I minored in philosophy at college. Terribly useful, clearly, and a highly attractive asset to potential employers. (Kidding aside, I do think about Kant on a daily basis. Strange, perhaps.) As anyone who’s ever taken an Intro to Modern Philosophy class can tell you, Descartes is a pretty big deal. And this will illustrate just how practical philosophy is: Mr. Descartes got it in his head that he wasn’t entirely convinced of his own existence. We have been treated to all kinds of current-day interpretations of his famous dictum, Cogito Ergo Sum (“I think, therefore I am”) — I drink, therefore I am; I tweet, therefore I am; etc. (They can’t all be winners.) Descartes came to the conclusion that the proof was in the wondering. If he is wondering about his existence, he has thoughts; if he has thoughts, there must logically follow an “I” who is the originator of these thoughts. Cogito Ergo Sum. This precept has been integral to Western philosophy, as has much Cartesian philosophy since it was first written in the 17th century.
So, why the philosophy lesson? Glad you asked.
Soren Kierkegaard has a great critique of the Cogito rationale for existence, but I want to talk about another person’s response. These last few days, I have been reading from Thomas Merton’s New Seeds of Contemplation. I wouldn’t expect most monks to tackle issues of existence in relation to Descartes, but Merton wasn’t most monks. In this section, Merton is talking about what contemplation isn’t: “Contemplation is not and cannot be a function of the external self.” He talks about the “irreducible” and “mysterious” internal self that is hidden from us most of the time, the self that engages with God throughout eternity, the self that remains. Descarte’s Cogito, Merton says, “is the declaration of an alienated being, in exile from his own spiritual depths…He is making it impossible for himself to experience, directly and immediately, the mystery of his own being.” Cogito (“I think”) and Ergo (“therefore”) do not matter, because we in Christ are greater than the concepts we can fathom. All that matters is Sum (“I Am”). And our “I am” is only ever an echo of the One who first was.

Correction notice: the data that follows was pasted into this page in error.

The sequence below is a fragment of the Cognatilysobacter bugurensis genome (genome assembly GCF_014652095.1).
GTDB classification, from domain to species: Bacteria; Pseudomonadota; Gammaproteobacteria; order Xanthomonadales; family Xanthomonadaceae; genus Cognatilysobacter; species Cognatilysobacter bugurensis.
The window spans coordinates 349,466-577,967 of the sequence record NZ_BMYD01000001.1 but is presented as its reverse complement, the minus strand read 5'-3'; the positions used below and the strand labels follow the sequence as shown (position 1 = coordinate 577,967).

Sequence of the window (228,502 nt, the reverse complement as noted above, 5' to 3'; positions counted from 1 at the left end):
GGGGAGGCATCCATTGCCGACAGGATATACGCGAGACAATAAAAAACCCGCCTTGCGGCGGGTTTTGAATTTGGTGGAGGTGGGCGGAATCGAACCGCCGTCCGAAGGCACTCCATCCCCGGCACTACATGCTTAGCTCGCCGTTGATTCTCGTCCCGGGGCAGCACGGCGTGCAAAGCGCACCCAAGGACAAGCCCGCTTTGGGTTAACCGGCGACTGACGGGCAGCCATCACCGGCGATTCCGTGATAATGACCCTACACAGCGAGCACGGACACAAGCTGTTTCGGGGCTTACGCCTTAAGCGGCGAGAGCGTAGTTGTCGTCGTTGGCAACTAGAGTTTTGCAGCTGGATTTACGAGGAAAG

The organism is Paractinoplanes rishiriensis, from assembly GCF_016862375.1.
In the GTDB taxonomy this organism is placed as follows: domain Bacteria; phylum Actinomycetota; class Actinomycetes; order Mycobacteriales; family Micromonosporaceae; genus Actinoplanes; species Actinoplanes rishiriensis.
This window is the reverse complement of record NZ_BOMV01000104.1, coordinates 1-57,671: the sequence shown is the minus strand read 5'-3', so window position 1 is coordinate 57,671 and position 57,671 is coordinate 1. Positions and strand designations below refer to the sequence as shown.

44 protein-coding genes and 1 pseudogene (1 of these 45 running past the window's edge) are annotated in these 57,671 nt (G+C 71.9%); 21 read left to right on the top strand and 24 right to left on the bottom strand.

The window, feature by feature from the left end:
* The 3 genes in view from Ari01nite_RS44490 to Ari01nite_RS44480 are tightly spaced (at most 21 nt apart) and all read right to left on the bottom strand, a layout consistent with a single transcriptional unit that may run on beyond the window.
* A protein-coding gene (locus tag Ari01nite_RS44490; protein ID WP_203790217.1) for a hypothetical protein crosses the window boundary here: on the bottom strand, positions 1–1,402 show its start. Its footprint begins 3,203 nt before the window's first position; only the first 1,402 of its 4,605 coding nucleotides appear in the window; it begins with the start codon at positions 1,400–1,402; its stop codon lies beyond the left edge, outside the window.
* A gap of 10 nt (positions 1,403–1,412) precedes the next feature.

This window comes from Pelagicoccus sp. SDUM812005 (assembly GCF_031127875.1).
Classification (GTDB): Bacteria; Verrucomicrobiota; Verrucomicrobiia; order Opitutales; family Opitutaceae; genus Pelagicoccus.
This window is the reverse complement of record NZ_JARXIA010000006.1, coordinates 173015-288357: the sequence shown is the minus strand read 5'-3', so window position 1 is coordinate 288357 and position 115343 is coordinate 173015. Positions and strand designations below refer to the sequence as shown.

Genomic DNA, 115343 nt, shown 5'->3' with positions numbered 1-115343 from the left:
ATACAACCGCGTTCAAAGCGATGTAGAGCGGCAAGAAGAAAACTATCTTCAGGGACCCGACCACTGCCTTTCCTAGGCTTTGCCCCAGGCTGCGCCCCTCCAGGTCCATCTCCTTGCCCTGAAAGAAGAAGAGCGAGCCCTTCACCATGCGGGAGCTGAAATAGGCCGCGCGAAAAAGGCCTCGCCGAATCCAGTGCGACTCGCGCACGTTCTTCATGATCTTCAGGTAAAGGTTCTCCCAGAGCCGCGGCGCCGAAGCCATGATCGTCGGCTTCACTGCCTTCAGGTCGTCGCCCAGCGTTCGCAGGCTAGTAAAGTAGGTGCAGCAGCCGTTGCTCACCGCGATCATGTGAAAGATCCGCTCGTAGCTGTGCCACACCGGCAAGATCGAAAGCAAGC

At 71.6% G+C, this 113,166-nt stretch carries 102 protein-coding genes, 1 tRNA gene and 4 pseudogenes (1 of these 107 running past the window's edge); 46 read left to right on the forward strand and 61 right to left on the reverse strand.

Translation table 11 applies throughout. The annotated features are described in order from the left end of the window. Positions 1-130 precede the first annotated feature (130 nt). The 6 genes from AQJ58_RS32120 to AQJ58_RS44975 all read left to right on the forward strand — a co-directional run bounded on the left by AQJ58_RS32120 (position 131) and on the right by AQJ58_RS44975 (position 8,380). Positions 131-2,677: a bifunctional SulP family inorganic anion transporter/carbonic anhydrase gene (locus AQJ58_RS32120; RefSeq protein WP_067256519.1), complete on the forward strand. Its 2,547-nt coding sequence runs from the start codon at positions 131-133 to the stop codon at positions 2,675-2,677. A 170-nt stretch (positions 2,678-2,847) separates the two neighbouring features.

“Contemplation does not arrive at reality after a process of deduction,” Merton continues, “but by an intuitive awakening in which our free and personal reality becomes fully alive to its own existential depths, which open out into the mystery of God.”
Last week, I went with two friends to see the film version of one of my favorite books from high school, The Perks of Being a Wallflower. The book as the movie are nostalgic, almost painfully earnest, and entirely reminiscent of what it feels like to be fourteen, fifteen, sixteen. There is one scene — the scene that inspired the author to write the book, actually — in which the three main characters are driving through a tunnel, music up and windows down, and the boy from whose point of view the story is told says something that I resonate deeply with:
“And in that moment, I swear we were infinite.”
And that, I suppose, is underneath all this conversation about thinking and being. In the grand scheme of things, it will not matter so much that I existed. I do and then I don’t, and it’s all the matter of a handful of years. But why I exist–that’s another matter entirely. And by why, I don’t mean what my purpose is, or what I exist to do. I mean the reason why I came into being in the first place. I did not think myself here, but I will be thinking long after I am no longer here. My personal reality has existential depths beyond what I can comprehend, and whether I am live does not make much of a difference. Because, you see, I am infinite. And so are you. Rooted in the eternal mystery of God.